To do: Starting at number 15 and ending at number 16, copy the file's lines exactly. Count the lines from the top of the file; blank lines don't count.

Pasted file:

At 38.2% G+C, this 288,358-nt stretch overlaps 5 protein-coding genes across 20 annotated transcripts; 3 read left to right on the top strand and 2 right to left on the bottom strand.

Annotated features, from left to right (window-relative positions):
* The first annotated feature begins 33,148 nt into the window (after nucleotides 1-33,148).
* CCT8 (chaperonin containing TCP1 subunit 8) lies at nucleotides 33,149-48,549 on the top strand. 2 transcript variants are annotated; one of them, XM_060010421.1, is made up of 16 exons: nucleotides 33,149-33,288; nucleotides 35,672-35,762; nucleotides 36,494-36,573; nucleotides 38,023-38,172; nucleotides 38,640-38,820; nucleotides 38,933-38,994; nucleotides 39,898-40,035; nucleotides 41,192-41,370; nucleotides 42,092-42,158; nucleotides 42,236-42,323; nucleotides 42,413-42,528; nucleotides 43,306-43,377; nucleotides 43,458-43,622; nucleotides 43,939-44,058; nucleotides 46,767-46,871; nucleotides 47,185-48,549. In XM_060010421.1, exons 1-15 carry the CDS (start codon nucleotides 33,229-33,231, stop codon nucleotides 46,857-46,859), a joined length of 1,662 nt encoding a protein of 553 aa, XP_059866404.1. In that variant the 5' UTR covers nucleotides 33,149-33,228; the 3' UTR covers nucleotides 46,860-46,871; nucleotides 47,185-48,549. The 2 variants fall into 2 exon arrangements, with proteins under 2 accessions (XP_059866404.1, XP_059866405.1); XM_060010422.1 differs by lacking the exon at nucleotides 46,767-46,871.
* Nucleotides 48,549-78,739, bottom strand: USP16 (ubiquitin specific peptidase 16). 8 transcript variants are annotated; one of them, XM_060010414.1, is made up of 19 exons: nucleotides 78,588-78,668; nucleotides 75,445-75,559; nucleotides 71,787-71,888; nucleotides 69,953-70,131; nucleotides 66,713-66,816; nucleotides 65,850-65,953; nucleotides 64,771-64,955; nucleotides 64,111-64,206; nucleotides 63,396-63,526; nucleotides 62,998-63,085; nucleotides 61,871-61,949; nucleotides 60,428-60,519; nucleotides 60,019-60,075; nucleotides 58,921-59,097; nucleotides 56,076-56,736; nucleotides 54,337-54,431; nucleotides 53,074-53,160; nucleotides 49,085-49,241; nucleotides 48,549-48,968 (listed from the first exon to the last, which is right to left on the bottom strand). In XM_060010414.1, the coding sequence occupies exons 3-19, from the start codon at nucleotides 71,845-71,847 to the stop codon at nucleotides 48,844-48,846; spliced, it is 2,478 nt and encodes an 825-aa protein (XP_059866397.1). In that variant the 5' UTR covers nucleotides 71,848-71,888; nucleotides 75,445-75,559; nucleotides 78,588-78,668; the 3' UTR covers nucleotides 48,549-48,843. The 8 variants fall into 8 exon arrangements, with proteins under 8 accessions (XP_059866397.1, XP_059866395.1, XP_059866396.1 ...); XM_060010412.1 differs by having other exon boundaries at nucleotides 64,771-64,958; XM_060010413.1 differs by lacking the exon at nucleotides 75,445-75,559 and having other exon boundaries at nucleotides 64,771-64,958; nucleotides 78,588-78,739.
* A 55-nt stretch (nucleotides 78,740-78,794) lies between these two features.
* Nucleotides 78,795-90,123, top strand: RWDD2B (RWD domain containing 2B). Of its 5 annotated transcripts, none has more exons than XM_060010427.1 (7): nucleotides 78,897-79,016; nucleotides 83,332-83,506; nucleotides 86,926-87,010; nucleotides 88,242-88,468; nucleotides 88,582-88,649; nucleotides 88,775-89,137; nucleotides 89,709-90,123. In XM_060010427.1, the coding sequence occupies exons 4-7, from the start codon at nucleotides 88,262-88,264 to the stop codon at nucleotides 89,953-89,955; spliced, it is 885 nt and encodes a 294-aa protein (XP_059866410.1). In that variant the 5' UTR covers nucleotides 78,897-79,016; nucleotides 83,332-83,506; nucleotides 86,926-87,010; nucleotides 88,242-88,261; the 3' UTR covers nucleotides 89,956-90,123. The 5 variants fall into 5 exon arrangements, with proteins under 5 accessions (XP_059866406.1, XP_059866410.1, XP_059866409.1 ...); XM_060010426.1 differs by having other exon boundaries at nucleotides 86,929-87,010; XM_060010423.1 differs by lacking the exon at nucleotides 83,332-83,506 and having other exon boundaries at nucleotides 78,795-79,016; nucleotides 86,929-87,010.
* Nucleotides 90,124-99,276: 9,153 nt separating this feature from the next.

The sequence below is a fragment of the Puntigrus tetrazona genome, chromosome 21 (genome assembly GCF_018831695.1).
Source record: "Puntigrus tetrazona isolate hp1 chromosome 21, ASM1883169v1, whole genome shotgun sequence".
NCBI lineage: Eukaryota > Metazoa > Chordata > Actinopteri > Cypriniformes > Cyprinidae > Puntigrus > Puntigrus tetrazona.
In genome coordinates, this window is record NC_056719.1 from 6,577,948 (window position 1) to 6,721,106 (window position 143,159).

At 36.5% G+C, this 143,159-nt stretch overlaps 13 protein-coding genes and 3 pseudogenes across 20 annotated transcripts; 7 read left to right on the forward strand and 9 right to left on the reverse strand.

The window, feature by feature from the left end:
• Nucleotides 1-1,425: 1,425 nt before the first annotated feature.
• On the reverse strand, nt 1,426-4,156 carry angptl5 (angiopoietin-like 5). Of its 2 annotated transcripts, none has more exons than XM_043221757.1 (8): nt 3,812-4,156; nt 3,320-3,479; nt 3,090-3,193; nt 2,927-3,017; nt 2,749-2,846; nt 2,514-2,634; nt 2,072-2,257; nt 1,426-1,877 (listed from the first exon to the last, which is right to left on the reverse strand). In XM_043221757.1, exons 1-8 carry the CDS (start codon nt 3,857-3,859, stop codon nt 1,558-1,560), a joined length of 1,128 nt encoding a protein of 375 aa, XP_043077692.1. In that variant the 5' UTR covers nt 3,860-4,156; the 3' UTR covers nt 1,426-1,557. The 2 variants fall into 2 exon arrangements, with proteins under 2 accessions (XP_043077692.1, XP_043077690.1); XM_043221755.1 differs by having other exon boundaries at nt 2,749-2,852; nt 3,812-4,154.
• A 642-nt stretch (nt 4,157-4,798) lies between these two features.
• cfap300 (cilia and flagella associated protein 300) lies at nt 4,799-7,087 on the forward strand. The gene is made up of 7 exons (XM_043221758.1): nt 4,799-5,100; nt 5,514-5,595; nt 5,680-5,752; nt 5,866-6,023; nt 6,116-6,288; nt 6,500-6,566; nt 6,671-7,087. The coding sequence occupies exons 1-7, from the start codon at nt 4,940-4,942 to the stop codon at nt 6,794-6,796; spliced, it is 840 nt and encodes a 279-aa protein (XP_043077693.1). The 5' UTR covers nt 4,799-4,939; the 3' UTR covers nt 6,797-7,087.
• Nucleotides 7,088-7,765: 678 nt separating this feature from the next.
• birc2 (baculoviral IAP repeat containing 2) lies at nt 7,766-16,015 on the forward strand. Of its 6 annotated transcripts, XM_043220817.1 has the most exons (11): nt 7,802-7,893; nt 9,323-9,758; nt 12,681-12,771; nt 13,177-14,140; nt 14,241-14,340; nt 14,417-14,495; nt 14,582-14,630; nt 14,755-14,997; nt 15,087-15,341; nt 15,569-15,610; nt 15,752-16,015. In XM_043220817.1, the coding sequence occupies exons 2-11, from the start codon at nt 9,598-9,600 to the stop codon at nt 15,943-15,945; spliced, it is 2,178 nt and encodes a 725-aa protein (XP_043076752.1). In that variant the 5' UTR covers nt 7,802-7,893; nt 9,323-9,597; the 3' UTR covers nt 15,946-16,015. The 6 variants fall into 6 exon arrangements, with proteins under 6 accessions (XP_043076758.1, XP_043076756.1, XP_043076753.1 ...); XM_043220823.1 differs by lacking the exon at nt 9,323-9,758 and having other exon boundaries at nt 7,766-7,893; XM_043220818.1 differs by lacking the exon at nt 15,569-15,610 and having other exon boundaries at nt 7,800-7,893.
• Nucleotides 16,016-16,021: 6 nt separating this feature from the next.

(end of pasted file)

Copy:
• Nucleotides 1-1,425: 1,425 nt before the first annotated feature.
• On the reverse strand, nt 1,426-4,156 carry angptl5 (angiopoietin-like 5). Of its 2 annotated transcripts, none has more exons than XM_043221757.1 (8): nt 3,812-4,156; nt 3,320-3,479; nt 3,090-3,193; nt 2,927-3,017; nt 2,749-2,846; nt 2,514-2,634; nt 2,072-2,257; nt 1,426-1,877 (listed from the first exon to the last, which is right to left on the reverse strand). In XM_043221757.1, exons 1-8 carry the CDS (start codon nt 3,857-3,859, stop codon nt 1,558-1,560), a joined length of 1,128 nt encoding a protein of 375 aa, XP_043077692.1. In that variant the 5' UTR covers nt 3,860-4,156; the 3' UTR covers nt 1,426-1,557. The 2 variants fall into 2 exon arrangements, with proteins under 2 accessions (XP_043077692.1, XP_043077690.1); XM_043221755.1 differs by having other exon boundaries at nt 2,749-2,852; nt 3,812-4,154.